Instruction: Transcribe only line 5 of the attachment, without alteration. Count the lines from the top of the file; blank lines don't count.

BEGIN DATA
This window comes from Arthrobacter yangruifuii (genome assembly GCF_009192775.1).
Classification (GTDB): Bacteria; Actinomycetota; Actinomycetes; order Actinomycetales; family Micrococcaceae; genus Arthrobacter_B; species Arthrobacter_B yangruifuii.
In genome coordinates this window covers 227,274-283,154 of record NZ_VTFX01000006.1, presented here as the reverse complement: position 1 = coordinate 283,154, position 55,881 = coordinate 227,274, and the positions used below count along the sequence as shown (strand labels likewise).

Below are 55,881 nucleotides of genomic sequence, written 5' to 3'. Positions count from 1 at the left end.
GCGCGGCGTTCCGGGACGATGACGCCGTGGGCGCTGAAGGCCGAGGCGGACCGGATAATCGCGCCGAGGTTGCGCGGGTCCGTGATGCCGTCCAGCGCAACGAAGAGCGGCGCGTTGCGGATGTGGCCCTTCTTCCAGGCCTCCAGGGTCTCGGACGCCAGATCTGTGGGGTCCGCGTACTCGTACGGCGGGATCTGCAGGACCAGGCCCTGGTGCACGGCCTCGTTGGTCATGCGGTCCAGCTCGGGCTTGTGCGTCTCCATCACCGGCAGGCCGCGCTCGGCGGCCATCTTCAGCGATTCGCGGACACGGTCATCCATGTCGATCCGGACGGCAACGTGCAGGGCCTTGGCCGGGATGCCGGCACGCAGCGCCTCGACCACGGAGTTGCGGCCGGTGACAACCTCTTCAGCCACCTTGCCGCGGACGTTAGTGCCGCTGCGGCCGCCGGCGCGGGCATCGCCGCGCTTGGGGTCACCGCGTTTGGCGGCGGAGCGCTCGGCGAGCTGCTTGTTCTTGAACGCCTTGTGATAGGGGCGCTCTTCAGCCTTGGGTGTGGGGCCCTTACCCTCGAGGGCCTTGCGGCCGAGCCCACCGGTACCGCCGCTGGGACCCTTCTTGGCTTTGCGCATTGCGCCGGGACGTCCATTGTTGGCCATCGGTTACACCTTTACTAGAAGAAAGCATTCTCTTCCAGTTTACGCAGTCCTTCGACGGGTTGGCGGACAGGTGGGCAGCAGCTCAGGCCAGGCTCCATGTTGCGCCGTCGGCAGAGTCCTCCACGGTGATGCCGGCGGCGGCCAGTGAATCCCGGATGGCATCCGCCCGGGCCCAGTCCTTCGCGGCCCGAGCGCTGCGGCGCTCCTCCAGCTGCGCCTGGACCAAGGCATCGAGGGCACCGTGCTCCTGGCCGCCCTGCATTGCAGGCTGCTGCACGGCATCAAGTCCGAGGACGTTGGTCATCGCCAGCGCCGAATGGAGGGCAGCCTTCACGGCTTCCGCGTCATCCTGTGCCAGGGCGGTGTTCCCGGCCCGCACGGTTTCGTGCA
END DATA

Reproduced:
GCGCGGCGTTCCGGGACGATGACGCCGTGGGCGCTGAAGGCCGAGGCGGACCGGATAATCGCGCCGAGGTTGCGCGGGTCCGTGATGCCGTCCAGCGCAACGAAGAGCGGCGCGTTGCGGATGTGGCCCTTCTTCCAGGCCTCCAGGGTCTCGGACGCCAGATCTGTGGGGTCCGCGTACTCGTACGGCGGGATCTGCAGGACCAGGCCCTGGTGCACGGCCTCGTTGGTCATGCGGTCCAGCTCGGGCTTGTGCGTCTCCATCACCGGCAGGCCGCGCTCGGCGGCCATCTTCAGCGATTCGCGGACACGGTCATCCATGTCGATCCGGACGGCAACGTGCAGGGCCTTGGCCGGGATGCCGGCACGCAGCGCCTCGACCACGGAGTTGCGGCCGGTGACAACCTCTTCAGCCACCTTGCCGCGGACGTTAGTGCCGCTGCGGCCGCCGGCGCGGGCATCGCCGCGCTTGGGGTCACCGCGTTTGGCGGCGGAGCGCTCGGCGAGCTGCTTGTTCTTGAACGCCTTGTGATAGGGGCGCTCTTCAGCCTTGGGTGTGGGGCCCTTACCCTCGAGGGCCTTGCGGCCGAGCCCACCGGTACCGCCGCTGGGACCCTTCTTGGCTTTGCGCATTGCGCCGGGACGTCCATTGTTGGCCATCGGTTACACCTTTACTAGAAGAAAGCATTCTCTTCCAGTTTACGCAGTCCTTCGACGGGTTGGCGGACAGGTGGGCAGCAGCTCAGGCCAGGCTCCATGTTGCGCCGTCGGCAGAGTCCTCCACGGTGATGCCGGCGGCGGCCAGTGAATCCCGGATGGCATCCGCCCGGGCCCAGTCCTTCGCGGCCCGAGCGCTGCGGCGCTCCTCCAGCTGCGCCTGGACCAAGGCATCGAGGGCACCGTGCTCCTGGCCGCCCTGCATTGCAGGCTGCTGCACGGCATCAAGTCCGAGGACGTTGGTCATCGCCAGCGCCGAATGGAGGGCAGCCTTCACGGCTTCCGCGTCATCCTGTGCCAGGGCGGTGTTCCCGGCCCGCACGGTTTCGTGCA